Cataracts: Symptoms, Causes and Treatment

If you live long enough, you will likely develop cataracts. It is the leading cause of treatable blindness. Predictions are that there are over 30 million people suffering from cataracts already in the United States and that number is expected to rise. Only about 10% of those people undergo cataract surgery yearly with a success rate of 95% with the best corrected vision. Globally, cataract is also a leading cause of visual impairment and blindness with incidences higher than 80% in countries such as India. It is estimated that 1.2% of the entire African population is blind. Early detection and surgical intervention is the goal of improving vision worldwide.

Key takeaways:
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    Cataracts are the most common and treatable cause of vision loss and blindness.
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    Cataracts arise from a combination of environmental, nutritional, and systemic reasons.
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    The only proven treatment for cataracts is surgery which involves lens replacement.

What is senile cataract?

A cataract is a natural clouding of the lens inside the eye, called the crystalline lens. Changes in clarity occur that slowly diminish visual quality. The lens plays a vital role in focusing unimpeded light on the retina for accurate relaying of visual information to the brain.

The term “cataract” is from the Greek word “cataractos” which means rapidly running water. The concept used by the Greeks to describe cataracts refers the water that becomes turbulent can be transformed from clear to white and cloudy.

Early in life, the crystalline lens is clear and light passes through it flawlessly. With time, the lens becomes cloudy and causes blurry, hazy, and/or less colorful vision. Cataracts are called senile or age-related because cataracts develop as a gradual process of normal aging, but there are exceptions when they can occur more rapidly. Most cataracts affect both eyes.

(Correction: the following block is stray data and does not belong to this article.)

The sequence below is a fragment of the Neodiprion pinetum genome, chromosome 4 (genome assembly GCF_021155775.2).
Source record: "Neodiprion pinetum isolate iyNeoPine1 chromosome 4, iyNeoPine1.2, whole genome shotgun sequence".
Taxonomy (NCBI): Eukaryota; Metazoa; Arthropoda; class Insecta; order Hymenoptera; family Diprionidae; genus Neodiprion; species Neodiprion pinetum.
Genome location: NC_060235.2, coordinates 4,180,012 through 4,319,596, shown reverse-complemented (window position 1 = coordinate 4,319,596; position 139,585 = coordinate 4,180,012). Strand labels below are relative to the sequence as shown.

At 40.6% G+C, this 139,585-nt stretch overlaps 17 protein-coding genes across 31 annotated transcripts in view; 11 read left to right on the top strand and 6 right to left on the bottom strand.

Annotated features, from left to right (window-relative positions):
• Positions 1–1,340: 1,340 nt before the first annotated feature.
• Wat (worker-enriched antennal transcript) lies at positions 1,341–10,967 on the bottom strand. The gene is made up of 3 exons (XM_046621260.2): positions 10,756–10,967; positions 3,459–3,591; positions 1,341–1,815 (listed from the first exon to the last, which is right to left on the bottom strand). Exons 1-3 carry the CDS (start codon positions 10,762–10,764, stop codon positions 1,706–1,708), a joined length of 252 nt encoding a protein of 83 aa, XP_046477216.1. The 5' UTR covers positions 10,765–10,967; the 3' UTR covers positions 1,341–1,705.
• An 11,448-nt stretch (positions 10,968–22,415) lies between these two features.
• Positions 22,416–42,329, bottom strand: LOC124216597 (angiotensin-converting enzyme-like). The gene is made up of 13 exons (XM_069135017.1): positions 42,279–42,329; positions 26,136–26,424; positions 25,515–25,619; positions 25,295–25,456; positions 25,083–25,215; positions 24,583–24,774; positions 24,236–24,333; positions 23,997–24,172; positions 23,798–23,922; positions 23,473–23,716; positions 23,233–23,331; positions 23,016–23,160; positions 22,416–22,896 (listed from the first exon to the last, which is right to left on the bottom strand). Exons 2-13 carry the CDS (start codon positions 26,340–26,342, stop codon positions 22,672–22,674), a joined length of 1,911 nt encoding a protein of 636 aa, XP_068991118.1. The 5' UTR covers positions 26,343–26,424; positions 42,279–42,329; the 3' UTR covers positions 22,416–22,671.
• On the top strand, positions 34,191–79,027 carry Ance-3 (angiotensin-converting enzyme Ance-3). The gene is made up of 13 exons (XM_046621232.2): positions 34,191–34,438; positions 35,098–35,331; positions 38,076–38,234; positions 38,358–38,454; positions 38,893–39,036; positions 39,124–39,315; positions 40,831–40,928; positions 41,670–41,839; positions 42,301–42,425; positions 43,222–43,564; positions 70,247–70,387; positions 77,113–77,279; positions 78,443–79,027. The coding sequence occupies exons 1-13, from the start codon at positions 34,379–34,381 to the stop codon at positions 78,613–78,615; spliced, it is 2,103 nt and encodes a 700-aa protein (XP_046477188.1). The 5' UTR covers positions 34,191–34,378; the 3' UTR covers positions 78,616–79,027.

There are various types of cataracts. All cataracts fundamentally change the clarity of the lens structure. The three most common medical descriptions of cataracts include nuclear sclerosis, cortical, and posterior subcapsular cataract (PSC). These cataracts are not mutually exclusive, meaning people frequently develop some combination of the three.

what are the 3 types of cataracts?

There is still much to learn about the origin and pathology behind cataracts. It is probable that cataracts arise from complex, multifactorial physiological processes with a mix of environmental, nutritional, and systemic reasons.

Nuclear sclerosis

The most common type of cataract is nuclear sclerosis which means the central portion of the lens is most affected. Nuclear cataracts result in yellowing of the lens with a resulting central opacity. Sometimes nuclear cataracts become brown and are called a brunescent nuclear cataract.

Nuclear sclerosis causes blurred vision, which typically bothers patients more at distance than it does at near. This type of cataract can cause changes in a patient’s glasses prescription, often resulting in myopia (or nearsightedness). While this makes distance vision more difficult, it may also make it easier to see things up close. Night driving might become a problem, as could seeing in a dark setting such as a movie theater. This is because cataracts reduce the amount of light getting to the eye. Glare may also become an issue, as could decreased contrast and color discrimination. Some people will experience a shadow behind objects, which could appear as double vision.


Cortical cataracts mean that there has been a change in the ionic composition of the surface of the lens or cortex. Eventually when there is a change in the hydration of the lens fibers a cortical cataract is formed.